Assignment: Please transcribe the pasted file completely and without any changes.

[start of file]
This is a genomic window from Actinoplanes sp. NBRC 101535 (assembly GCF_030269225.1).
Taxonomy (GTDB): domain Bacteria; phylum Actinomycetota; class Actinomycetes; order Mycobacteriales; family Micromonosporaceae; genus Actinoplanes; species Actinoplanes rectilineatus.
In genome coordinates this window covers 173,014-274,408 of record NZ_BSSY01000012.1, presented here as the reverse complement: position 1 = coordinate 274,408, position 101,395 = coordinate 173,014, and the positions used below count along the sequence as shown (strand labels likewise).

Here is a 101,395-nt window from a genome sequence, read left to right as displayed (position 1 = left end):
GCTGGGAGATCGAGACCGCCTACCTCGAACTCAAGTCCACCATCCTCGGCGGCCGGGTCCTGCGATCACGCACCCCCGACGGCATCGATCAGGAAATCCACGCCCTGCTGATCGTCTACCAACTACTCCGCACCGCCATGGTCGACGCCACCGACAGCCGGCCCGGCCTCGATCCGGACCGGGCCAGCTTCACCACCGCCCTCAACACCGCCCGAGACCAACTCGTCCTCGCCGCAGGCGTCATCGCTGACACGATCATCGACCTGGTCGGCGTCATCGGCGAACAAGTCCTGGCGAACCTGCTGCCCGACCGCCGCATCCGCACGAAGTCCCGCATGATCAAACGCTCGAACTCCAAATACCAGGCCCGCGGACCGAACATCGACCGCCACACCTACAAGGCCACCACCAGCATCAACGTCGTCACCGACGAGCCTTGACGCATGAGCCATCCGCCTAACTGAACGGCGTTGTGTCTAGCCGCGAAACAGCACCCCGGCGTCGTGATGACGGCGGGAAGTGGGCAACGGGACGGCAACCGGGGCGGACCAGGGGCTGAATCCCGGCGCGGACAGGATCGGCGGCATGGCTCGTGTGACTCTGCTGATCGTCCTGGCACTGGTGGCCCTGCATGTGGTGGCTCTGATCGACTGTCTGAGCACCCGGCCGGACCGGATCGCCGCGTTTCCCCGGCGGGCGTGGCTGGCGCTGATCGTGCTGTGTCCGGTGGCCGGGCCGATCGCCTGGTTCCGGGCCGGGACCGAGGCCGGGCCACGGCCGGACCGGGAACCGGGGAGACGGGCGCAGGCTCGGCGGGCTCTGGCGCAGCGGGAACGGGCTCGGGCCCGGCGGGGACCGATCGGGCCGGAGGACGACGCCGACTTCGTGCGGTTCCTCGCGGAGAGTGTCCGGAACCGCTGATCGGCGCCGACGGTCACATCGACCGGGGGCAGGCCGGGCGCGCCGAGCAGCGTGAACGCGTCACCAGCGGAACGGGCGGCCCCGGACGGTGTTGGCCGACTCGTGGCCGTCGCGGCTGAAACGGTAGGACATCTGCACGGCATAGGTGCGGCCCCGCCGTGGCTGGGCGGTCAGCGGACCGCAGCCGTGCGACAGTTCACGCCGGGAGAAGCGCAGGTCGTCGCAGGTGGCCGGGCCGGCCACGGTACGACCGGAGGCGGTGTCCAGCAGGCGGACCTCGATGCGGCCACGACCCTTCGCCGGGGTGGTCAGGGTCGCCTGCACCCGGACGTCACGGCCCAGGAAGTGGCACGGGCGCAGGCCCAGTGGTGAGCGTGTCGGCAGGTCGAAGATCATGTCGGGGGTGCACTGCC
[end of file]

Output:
This is a genomic window from Actinoplanes sp. NBRC 101535 (assembly GCF_030269225.1).
Taxonomy (GTDB): domain Bacteria; phylum Actinomycetota; class Actinomycetes; order Mycobacteriales; family Micromonosporaceae; genus Actinoplanes; species Actinoplanes rectilineatus.
In genome coordinates this window covers 173,014-274,408 of record NZ_BSSY01000012.1, presented here as the reverse complement: position 1 = coordinate 274,408, position 101,395 = coordinate 173,014, and the positions used below count along the sequence as shown (strand labels likewise).

Here is a 101,395-nt window from a genome sequence, read left to right as displayed (position 1 = left end):
GCTGGGAGATCGAGACCGCCTACCTCGAACTCAAGTCCACCATCCTCGGCGGCCGGGTCCTGCGATCACGCACCCCCGACGGCATCGATCAGGAAATCCACGCCCTGCTGATCGTCTACCAACTACTCCGCACCGCCATGGTCGACGCCACCGACAGCCGGCCCGGCCTCGATCCGGACCGGGCCAGCTTCACCACCGCCCTCAACACCGCCCGAGACCAACTCGTCCTCGCCGCAGGCGTCATCGCTGACACGATCATCGACCTGGTCGGCGTCATCGGCGAACAAGTCCTGGCGAACCTGCTGCCCGACCGCCGCATCCGCACGAAGTCCCGCATGATCAAACGCTCGAACTCCAAATACCAGGCCCGCGGACCGAACATCGACCGCCACACCTACAAGGCCACCACCAGCATCAACGTCGTCACCGACGAGCCTTGACGCATGAGCCATCCGCCTAACTGAACGGCGTTGTGTCTAGCCGCGAAACAGCACCCCGGCGTCGTGATGACGGCGGGAAGTGGGCAACGGGACGGCAACCGGGGCGGACCAGGGGCTGAATCCCGGCGCGGACAGGATCGGCGGCATGGCTCGTGTGACTCTGCTGATCGTCCTGGCACTGGTGGCCCTGCATGTGGTGGCTCTGATCGACTGTCTGAGCACCCGGCCGGACCGGATCGCCGCGTTTCCCCGGCGGGCGTGGCTGGCGCTGATCGTGCTGTGTCCGGTGGCCGGGCCGATCGCCTGGTTCCGGGCCGGGACCGAGGCCGGGCCACGGCCGGACCGGGAACCGGGGAGACGGGCGCAGGCTCGGCGGGCTCTGGCGCAGCGGGAACGGGCTCGGGCCCGGCGGGGACCGATCGGGCCGGAGGACGACGCCGACTTCGTGCGGTTCCTCGCGGAGAGTGTCCGGAACCGCTGATCGGCGCCGACGGTCACATCGACCGGGGGCAGGCCGGGCGCGCCGAGCAGCGTGAACGCGTCACCAGCGGAACGGGCGGCCCCGGACGGTGTTGGCCGACTCGTGGCCGTCGCGGCTGAAACGGTAGGACATCTGCACGGCATAGGTGCGGCCCCGCCGTGGCTGGGCGGTCAGCGGACCGCAGCCGTGCGACAGTTCACGCCGGGAGAAGCGCAGGTCGTCGCAGGTGGCCGGGCCGGCCACGGTACGACCGGAGGCGGTGTCCAGCAGGCGGACCTCGATGCGGCCACGACCCTTCGCCGGGGTGGTCAGGGTCGCCTGCACCCGGACGTCACGGCCCAGGAAGTGGCACGGGCGCAGGCCCAGTGGTGAGCGTGTCGGCAGGTCGAAGATCATGTCGGGGGTGCACTGCC